Why it matters

Title VII doesn’t protect illegal actions, the U.S. Court of Appeals for the Fourth Circuit held, affirming summary judgment for an employer where the employee ran afoul of state law. A sheriff’s office employee for almost 19 years, Catherine Netter worked for 16 of those years with an unblemished disciplinary record. However, in 2014 she received a disciplinary sanction that prohibited her from applying for a promotion. She objected, arguing that similarly situated employees who were not African-American or Muslim had not received such sanctions. As part of an investigation into her complaint, a human resources worker asked whether Netter had evidence to support her claim. In response, she reviewed, copied and supplied the investigator with confidential personnel files. When the employer learned what she had done, Netter was fired. She filed suit under Title VII, arguing that she was terminated for engaging in protected activity. The federal appellate panel disagreed. Netter did not dispute that her actions violated state law, and the federal statute does not protect illegal actions, the Fourth Circuit said.

Detailed discussion

Catherine Netter, a Muslim, African-American woman, began working for the Guilford County sheriff’s department in 1998. She compiled an unblemished disciplinary record until April 2014, when she received a disciplinary sanction that barred her from testing for a promotion.

She filed complaints with both the human resources (HR) department and the Equal Employment Opportunity Commission (EEOC), alleging that similarly situated employees, who were neither African-American nor Muslim, had not been similarly disciplined.

Following up on Netter’s complaint, an HR investigator asked if she had evidence to support her discrimination claims. In response, Netter reviewed, copied and supplied the investigator with the confidential personnel files of five other employees. She did not seek permission from those employees or her own supervisors to copy and disclose the files.

Netter also provided the files to the EEOC and her lawyer, as she had filed a Title VII lawsuit against her employer. In response to a pretrial discovery request, Netter’s counsel provided copies of the files to the sheriff’s office, which led to the employer asking how they were obtained. Netter admitted her actions.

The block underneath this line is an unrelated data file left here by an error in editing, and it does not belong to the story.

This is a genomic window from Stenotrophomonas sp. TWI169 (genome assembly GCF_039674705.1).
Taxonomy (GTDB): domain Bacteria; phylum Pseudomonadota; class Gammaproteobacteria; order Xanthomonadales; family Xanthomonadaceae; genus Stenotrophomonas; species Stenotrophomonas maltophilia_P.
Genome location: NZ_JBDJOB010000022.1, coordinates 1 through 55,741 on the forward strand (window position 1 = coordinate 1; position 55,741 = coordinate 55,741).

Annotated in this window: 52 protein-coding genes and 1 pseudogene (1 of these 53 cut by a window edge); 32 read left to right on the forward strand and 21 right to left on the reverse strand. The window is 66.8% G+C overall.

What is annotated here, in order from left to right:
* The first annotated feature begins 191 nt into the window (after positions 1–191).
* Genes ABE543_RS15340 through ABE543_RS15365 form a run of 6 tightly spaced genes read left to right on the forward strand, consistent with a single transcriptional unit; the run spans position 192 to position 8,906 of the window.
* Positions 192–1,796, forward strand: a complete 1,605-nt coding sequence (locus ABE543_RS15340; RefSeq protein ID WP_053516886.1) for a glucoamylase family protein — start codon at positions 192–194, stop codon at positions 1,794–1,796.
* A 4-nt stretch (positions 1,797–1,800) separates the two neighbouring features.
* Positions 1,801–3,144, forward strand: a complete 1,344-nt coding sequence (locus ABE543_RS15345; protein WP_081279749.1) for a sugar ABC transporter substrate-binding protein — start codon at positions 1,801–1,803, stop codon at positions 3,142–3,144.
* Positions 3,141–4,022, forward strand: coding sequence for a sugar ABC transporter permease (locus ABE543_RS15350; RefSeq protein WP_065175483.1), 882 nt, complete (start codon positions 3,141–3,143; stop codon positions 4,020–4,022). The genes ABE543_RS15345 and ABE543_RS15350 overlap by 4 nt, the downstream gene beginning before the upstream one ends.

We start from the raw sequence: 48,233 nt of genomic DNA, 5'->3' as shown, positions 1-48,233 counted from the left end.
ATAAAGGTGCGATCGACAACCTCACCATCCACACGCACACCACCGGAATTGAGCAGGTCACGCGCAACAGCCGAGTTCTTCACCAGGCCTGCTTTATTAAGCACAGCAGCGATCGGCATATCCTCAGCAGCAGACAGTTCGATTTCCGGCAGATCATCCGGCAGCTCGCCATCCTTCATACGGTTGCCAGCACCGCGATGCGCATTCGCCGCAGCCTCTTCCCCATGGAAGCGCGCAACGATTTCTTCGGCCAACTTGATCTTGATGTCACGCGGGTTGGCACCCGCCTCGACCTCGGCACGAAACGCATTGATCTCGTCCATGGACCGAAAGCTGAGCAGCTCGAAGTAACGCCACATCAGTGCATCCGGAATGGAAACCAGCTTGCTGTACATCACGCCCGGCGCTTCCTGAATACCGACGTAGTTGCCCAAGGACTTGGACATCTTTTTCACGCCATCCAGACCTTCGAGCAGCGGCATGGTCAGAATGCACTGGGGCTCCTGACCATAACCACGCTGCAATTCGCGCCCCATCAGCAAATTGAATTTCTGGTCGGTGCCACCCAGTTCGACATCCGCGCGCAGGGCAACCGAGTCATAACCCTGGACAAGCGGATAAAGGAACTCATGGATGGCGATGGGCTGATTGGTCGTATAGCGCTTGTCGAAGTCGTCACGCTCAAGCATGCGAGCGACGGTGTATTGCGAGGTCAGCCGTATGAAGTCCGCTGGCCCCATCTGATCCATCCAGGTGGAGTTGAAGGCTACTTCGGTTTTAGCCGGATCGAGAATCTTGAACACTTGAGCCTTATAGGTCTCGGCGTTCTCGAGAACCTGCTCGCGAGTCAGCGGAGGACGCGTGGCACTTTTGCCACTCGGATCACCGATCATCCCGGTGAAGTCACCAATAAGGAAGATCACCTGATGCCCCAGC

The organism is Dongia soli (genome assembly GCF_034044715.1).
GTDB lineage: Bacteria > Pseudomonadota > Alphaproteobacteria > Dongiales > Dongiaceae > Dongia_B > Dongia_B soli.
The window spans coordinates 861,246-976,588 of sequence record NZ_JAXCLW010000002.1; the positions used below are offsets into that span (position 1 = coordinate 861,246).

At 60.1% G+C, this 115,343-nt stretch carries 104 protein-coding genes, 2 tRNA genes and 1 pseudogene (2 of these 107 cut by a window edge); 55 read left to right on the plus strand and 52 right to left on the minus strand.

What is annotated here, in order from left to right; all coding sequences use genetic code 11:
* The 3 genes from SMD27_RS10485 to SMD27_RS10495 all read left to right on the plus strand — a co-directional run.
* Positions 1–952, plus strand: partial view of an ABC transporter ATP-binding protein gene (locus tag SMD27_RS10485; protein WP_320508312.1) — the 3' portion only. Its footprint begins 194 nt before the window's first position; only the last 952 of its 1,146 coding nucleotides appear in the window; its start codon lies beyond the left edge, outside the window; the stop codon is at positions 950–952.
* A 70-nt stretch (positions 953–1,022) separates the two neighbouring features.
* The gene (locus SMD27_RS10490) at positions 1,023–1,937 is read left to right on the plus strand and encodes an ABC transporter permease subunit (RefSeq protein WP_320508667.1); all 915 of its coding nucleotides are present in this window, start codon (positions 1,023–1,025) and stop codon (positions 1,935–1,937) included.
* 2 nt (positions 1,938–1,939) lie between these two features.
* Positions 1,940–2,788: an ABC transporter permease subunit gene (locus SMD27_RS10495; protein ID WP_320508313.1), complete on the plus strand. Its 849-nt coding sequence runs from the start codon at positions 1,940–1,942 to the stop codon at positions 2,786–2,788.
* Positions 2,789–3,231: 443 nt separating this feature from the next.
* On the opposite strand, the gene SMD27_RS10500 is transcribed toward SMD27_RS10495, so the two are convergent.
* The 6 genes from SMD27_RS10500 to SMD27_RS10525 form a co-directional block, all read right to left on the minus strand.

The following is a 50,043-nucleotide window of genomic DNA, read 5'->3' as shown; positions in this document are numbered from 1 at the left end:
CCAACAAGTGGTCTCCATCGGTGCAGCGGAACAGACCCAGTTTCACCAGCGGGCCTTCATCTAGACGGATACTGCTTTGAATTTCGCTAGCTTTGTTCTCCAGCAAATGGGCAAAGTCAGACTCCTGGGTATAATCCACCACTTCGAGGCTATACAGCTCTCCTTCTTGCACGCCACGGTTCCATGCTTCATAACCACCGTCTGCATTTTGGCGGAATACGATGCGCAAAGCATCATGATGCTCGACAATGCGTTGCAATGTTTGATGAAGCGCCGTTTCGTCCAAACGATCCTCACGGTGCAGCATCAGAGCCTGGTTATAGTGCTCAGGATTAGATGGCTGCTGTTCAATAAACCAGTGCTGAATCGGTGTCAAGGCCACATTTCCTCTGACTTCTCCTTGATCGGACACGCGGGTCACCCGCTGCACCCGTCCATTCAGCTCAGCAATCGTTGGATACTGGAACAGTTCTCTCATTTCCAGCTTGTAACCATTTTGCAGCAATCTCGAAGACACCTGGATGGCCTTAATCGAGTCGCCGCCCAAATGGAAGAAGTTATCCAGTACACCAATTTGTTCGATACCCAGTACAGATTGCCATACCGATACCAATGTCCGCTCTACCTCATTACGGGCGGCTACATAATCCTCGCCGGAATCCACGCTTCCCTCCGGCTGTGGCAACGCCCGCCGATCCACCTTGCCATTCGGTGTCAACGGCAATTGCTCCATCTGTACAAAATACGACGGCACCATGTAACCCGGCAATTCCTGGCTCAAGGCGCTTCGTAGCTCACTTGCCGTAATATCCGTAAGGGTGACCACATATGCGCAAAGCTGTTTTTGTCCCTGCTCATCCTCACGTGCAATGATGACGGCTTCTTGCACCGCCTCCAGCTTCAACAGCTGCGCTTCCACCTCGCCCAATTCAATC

A professional standards officer in the sheriff’s office then recommended Netter be terminated based on her violation of both state law and department policy. She was fired, and Netter filed a new EEOC charge based on retaliation and amended her lawsuit.

The sheriff’s office moved for summary judgment. A district court judge granted the motion, and the U.S. Court of Appeals for the Fourth Circuit affirmed.

Netter told the court that her entire course of conduct constituted protected “participation” activity under the anti-retaliation provisions of Title VII. While the court acknowledged that the participation clause offers more capacious protection for conduct in connection with Title VII proceedings than the opposition clause, it found Netter’s actions still fell outside the bounds of protection.

“[W]e cannot conclude that Netter’s unauthorized inspection and copying of the personnel files constituted protected participation activity for a straightforward reason,” the panel explained. “She violated a valid, generally applicable state law.”

North Carolina General Statutes section 153A-98(f) establishes a Class 3 misdemeanor for “knowingly and willfully examin[ing] …, remov[ing], or copy[ing] any portion of a confidential personnel file” without authorized access.

It may be difficult for an employee to provide evidence in support of Title VII claims, the Fourth Circuit recognized, but illegal actions do not constitute protected activity under the statute. The North Carolina state law does not conflict with the federal statute, as it does not meaningfully impede a litigant’s ability to pursue a Title VII claim, the court noted.

“Indeed, in this case, Netter had access to—and utilized—civil discovery procedures without any demonstrated need to unlawfully review or copy confidential personnel information,” the panel wrote. “Accordingly, we hold that Netter’s unauthorized review and duplication of confidential personnel files did not constitute protected opposition or participation activity. Therefore, Netter cannot prevail.”

The court declined to adopt the employer’s broader argument that any disclosure of information in violation of an employer’s confidentiality policy falls beyond the scope of participation clause protection.

To read the opinion in Netter v. Barnes, click here.